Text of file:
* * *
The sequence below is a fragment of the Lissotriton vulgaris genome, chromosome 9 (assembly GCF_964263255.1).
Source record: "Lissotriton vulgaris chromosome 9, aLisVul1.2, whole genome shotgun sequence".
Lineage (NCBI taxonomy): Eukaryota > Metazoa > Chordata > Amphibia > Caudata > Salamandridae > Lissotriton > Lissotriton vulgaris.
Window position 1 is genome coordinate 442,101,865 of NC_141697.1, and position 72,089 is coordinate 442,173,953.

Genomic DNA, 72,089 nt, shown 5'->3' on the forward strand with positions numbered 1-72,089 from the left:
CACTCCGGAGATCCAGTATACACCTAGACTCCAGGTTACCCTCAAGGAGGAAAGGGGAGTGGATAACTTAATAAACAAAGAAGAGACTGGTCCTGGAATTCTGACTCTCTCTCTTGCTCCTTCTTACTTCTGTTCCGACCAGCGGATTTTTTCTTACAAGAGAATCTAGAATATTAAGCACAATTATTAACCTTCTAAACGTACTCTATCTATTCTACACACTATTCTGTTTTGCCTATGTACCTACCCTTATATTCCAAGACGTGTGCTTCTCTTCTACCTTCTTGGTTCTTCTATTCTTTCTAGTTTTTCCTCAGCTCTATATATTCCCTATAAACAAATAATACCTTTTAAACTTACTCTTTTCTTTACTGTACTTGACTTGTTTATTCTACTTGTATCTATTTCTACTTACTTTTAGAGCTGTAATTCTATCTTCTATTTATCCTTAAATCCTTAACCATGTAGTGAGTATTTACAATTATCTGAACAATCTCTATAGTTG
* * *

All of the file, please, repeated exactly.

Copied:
The sequence below is a fragment of the Lissotriton vulgaris genome, chromosome 9 (assembly GCF_964263255.1).
Source record: "Lissotriton vulgaris chromosome 9, aLisVul1.2, whole genome shotgun sequence".
Lineage (NCBI taxonomy): Eukaryota > Metazoa > Chordata > Amphibia > Caudata > Salamandridae > Lissotriton > Lissotriton vulgaris.
Window position 1 is genome coordinate 442,101,865 of NC_141697.1, and position 72,089 is coordinate 442,173,953.

Genomic DNA, 72,089 nt, shown 5'->3' on the forward strand with positions numbered 1-72,089 from the left:
CACTCCGGAGATCCAGTATACACCTAGACTCCAGGTTACCCTCAAGGAGGAAAGGGGAGTGGATAACTTAATAAACAAAGAAGAGACTGGTCCTGGAATTCTGACTCTCTCTCTTGCTCCTTCTTACTTCTGTTCCGACCAGCGGATTTTTTCTTACAAGAGAATCTAGAATATTAAGCACAATTATTAACCTTCTAAACGTACTCTATCTATTCTACACACTATTCTGTTTTGCCTATGTACCTACCCTTATATTCCAAGACGTGTGCTTCTCTTCTACCTTCTTGGTTCTTCTATTCTTTCTAGTTTTTCCTCAGCTCTATATATTCCCTATAAACAAATAATACCTTTTAAACTTACTCTTTTCTTTACTGTACTTGACTTGTTTATTCTACTTGTATCTATTTCTACTTACTTTTAGAGCTGTAATTCTATCTTCTATTTATCCTTAAATCCTTAACCATGTAGTGAGTATTTACAATTATCTGAACAATCTCTATAGTTG